• A dedicated inside sales rep contacts those leads, further qualifying whether there is a valid sales opportunity, and passes those to an outside sales rep to start working the deal, putting it in their forecast, and so on.
  • That outside sales rep schedules a first meeting with the customer, exploring their interest, and giving them an overview of the product or service. They get some feedback, go off and create a presentation customized to the customer’s requirements, and schedule a second meeting to deliver their presentation, and gauge whether they are getting closer to what the customer wants. A lucky few get a third at-bat to deliver a refined proposal that the customer might accept, or an opportunity for final refinements.

Today and in the future,

  • Traditional approaches to marketing are giving way to more personalized messaging, delivered in highly creative ways through social media, video (TikTok, for example) and other “non-traditional” channels, because digital natives don’t respond enthusiastically to traditional marketing.
  • Face-to-face customer meetings, which were not possible during the height of the pandemic, are only beginning to be possible again, and not in all situations or for all customers. Hybrid and remote work are now a permanent fixture of how companies operate, even as many are beginning a return to the office.
  • The cloud as the primary locus of computing power and data storage will continue to grow significantly. In early 2021, 1/3 of businesses reported moving 50% of their workloads to the cloud. By 2023, it is projected that 50% of all business workloads will run in the cloud. And 53% of all businesses accelerated their cloud adoption plans because of the business impact of the Covid-19 pandemic.

Re-thinking how we sell, market to, and support the ongoing success of our customers is not an option, but a necessity.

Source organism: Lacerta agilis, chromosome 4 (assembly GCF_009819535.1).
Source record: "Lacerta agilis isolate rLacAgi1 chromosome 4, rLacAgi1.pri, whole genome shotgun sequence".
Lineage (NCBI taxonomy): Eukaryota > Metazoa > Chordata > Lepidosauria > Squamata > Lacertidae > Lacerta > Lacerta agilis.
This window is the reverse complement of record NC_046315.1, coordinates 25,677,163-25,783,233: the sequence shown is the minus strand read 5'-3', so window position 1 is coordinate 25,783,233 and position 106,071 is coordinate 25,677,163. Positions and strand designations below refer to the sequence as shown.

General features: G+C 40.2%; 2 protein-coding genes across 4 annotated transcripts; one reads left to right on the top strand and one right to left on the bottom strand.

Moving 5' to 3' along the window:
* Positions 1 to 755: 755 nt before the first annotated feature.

Consider the buyer-seller dynamic. Given that a seller in 2022 is likely to be contacted by a buyer after they’ve already done their research (on the company’s website, on social media, on other external websites, and through conversations with peers both within and outside the organizations they work for), and given that sellers have a limited window of time in which to interact directly with them (remember that buyers are allocating only 17% of their total buying time to all sellers[1]), a different approach to meet the dynamics of this Modern Workplace is required for more effective interactions with buyers.

“It’s also a cultural change that requires organizations to continually challenge the status quo, experiment, and get comfortable with failure.” Challenging the status quo is not always a comfortable process. There’s a feeling of safety in “how we’ve always done things,” and re-thinking things can lead to some fear and trepidation. But as the old saying goes, “with great risk comes great reward!”

People must absolutely be the first consideration in any planned change. Changing a core business process without considering the impact on your people and how they work, will, at the very least, create significant obstacles to acceptance. And even with careful planning, not everything you try will be successful, and that’s OK!  Failure is an opportunity to learn what doesn’t work, make changes as you try again, and maybe again, until you achieve the results you’re after. The most useful feedback needed to fine-tune the change will come from the people impacted by it…listen to them!